Now I am quite ill. I often look at my phone to check the time when I am trying to get ready after struggling to take a shower. It is not so shocking now, but the numbers that I see are often 111. I have researched and read about the significance of seeing these numbers. I’ve read the number 111 is a call from the angels to pay attention to your thoughts. In every moment thoughts, emotions and beliefs are playing a huge role in what will manifest in experience. I believe that what happened to me in room 111 was manifested in my life. What I prayed for at that critical moment became my life. Now I keep seeing these numbers and maybe it’s the angels telling me not to be so afraid. They will carry me home.

Another weird sign

In 2013 I was awarded the Nancy Malone best director muse award through New York Women in Film and Television for my work on The Lilliput movie

I was honored and spoke to her on the phone. I had no way of knowing that she was ill and would die of pneumonia and leukemia the following year at the age of 79. She was a ground-breaking talent, an Emmy Award winning Director/Producer, a Sarah Siddons nominated Actress, a Co-Founder of Women In Film, the first woman VP at a major studio (20th Century Fox), and she appeared in TV’s first Soap Opera, “The First Hundred Years” and then as Robin on “Guiding Light”(1961-63). I remembered her from her recurring role on the TV series, Star Trek.

I was invited to New York Women in Film and Television in 2014 for Nancy Malone’s memorial service. Her film There Were Times, Dear made in the mid 1980’s was one of the first films about a couple with a spouse being diagnosed with Alzheimer’s. It was shown before the memorial service in which Angela Landsbury spoke. I had no idea I was about to descend into the vortex of Alzheimer’s the following year. I think it’s weird that this is one of the last films I remember seeing when I was well. I think it’s weird that the woman who awarded me for my Lilliput film, died and that it was at her memorial service that I saw her film about Alzheimer’s.

This is why I feel that descending into Alzheimer’s is a sudden madness. I did not have this disease or didn’t know that I had it when I saw Nancy Malone’s film and attended her memorial service. I was living my life and functioning. My life had purpose and structure. Memory was not an issue, then.

The Desperation to hold onto my mind and memory through the haze of confusion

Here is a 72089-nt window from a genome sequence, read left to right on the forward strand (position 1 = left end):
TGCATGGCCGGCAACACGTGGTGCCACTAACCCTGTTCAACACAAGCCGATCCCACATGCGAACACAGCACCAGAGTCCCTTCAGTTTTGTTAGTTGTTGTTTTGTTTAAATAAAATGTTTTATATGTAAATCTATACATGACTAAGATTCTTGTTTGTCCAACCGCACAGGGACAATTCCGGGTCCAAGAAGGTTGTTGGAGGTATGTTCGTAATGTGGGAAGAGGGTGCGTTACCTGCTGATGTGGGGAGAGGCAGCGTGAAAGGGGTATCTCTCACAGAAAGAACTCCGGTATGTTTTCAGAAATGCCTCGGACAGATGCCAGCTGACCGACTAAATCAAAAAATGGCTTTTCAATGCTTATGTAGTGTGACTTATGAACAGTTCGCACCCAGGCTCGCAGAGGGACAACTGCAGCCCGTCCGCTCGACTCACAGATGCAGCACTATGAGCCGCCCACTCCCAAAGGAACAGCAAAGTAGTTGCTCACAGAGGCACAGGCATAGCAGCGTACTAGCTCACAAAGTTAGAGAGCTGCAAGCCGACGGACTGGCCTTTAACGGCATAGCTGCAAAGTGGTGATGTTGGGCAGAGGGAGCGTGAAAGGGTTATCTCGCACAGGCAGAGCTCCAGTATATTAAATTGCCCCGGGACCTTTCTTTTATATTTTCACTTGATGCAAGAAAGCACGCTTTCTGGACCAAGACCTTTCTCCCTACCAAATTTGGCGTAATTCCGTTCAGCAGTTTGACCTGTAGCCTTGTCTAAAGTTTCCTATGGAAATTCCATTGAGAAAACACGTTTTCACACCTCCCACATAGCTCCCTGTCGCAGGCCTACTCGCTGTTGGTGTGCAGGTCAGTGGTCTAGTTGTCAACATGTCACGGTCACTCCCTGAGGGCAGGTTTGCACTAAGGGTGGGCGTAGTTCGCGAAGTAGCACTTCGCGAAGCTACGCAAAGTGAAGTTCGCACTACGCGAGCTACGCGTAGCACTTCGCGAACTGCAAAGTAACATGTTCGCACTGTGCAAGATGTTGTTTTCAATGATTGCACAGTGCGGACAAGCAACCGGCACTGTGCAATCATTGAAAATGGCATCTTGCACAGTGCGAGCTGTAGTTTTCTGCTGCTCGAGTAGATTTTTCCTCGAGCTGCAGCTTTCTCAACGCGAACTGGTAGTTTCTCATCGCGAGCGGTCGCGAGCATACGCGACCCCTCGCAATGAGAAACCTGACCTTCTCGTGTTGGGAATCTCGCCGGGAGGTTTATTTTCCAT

In order to remain grounded in the present and hold onto the memory of what I do, I take photographs and they help me remember what happened on certain days. I know that Ruth went to visit her daughter on September 27. I wrote my last blog and posted it on October 1. I think that was a Monday. Ruth was going to be gone for two weeks, but surprised me and returned on Tuesday, October 2. I was in my home with her sister Jeanne, and the doorbell rang and it was Ruth.

As I have said, it’s been hard to write the blog and the photographs I’ve been taking to remember what happened on the days since the last post, have been piling up. Here they are now with the little stories that go with them.

On Friday Oct 5th, Jeanne took me to a musical Shabbat at the synagogue. I was very concerned, and am always concerned about being in public. I thought it would be raucous and thought it would be hard to handle, but it turned out fine. When we got there I snapped a photograph of a little girl named Heiya, who was wearing a Chinese dress and in her hair were chopsticks and a yamelka (a little skullcap). So cute! I met a man named Adam, who played the guitar during the service. He told me that he had two daughters, one 15 and the other 20. I snapped a photo of the curtain covering the arc where the torah is kept, and noticed that the curtain had been changed since the High Holy Days. The musical service was lively and sweet. Jeanne wanted to leave before the regular Friday night service. I snapped a photo of the rabbi showing the stained glass windows to the people there.

My husband takes me for walks. On Saturday, Oct 6 he pointed out how the birch trees in the park have different growth patterns. This one is very large and splits in the middle as it grows upward.

This is my life with Alzheimer_s now - birch tree pointed out by husband on our walk to the park (Oct 6)

Our daughter came to visit on Sunday, Oct. 7. This was my husband’s birthday. No photographs I can include from that day. No cake or party as in the days of old. It was just a visit, and time for her to spend with her dad and a little time with me. She needed to get ready for a trip to California for a film festival that she was producing.